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Research conducted by a team that includes Joan Milam and Susannah Lerman of UMass Amherst shows that the simple act of reducing how often you mow can improve local pollinator abundance and diversity (more info here).

With origins in the U.K., “No Mow May” is a conservation initiative to increase spring resources for flower-reliant insects by allowing non-grass lawn plants like clover, wild violets, dandelions, and self-heal to bloom. You can read more at https://beecityusa.org/no-mow-may/.

If you aren’t sure about not mowing your entire yard, just try a patch. Try an area with “weeds” that might flower, rather than a section that’s uniformly turf grass.  This act might inspire you to do more next year, such as converting that piece of your lawn to native flowering groundcovers or perennials.

In addition to helping spring pollinators, No Mow May is a great time to educate friends and neighbors about pollinator health! We encourage making a sign to pique the curiosity of passers-by and to communicate to neighbors that you are engaging in a month of purposeful inaction – and hope they will, too!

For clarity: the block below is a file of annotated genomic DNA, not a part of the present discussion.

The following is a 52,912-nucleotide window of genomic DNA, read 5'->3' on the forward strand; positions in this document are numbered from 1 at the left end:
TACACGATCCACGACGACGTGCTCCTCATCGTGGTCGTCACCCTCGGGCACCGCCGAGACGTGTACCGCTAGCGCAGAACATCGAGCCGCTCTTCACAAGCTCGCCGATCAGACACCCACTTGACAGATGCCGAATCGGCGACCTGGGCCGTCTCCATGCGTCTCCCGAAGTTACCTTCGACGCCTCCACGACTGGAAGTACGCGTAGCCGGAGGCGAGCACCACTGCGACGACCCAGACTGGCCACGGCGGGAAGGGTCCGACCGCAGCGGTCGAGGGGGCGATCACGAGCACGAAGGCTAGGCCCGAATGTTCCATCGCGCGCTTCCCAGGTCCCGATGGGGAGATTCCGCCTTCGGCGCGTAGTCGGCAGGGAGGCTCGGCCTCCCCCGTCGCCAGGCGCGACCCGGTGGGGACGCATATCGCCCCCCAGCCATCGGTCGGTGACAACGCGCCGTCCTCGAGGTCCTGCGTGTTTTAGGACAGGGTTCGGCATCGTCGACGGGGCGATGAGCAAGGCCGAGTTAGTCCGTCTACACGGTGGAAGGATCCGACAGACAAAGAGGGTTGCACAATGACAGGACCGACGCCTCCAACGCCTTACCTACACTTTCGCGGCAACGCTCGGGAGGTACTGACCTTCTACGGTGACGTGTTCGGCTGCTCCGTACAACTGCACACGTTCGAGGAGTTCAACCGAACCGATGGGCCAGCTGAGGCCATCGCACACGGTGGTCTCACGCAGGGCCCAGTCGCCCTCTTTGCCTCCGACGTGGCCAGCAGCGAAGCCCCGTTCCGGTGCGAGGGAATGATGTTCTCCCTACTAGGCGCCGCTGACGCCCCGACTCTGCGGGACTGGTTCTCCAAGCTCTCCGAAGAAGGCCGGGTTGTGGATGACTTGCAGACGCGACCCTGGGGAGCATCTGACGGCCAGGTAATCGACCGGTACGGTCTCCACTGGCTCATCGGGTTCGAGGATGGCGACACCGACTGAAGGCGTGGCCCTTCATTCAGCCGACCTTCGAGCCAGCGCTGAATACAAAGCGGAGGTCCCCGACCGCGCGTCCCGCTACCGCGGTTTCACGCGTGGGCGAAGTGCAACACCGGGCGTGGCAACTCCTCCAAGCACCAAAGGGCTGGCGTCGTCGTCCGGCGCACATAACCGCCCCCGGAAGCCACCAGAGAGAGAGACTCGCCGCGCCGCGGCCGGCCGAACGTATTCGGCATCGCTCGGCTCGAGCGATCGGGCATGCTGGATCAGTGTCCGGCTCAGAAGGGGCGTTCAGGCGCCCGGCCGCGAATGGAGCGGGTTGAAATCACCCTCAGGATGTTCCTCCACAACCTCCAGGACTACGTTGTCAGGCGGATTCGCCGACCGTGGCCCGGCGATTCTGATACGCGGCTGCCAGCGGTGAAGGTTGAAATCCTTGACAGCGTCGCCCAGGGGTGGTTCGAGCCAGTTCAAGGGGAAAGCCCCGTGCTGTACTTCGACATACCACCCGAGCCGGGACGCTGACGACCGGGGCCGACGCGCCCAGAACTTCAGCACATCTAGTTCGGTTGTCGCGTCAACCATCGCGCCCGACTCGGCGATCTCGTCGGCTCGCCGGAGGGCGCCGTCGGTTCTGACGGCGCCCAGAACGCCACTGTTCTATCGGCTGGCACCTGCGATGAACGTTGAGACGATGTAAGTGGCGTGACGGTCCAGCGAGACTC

More information and printable signs from Xerces here. For additional bee-friendly lawn advice, including native lawn alternatives, click here. Prunella vulgaris is one such option and it supports at-risk bumble bees. Check with your nearest native plant vendor (see our list here) to see if they stock it!

Towns like Lexington and Northampton are engaging in town/city-wide No Mow May campaigns. Is your town or city also doing this? Let us know! Email rosemary@nofamass.org with information about your community efforts.

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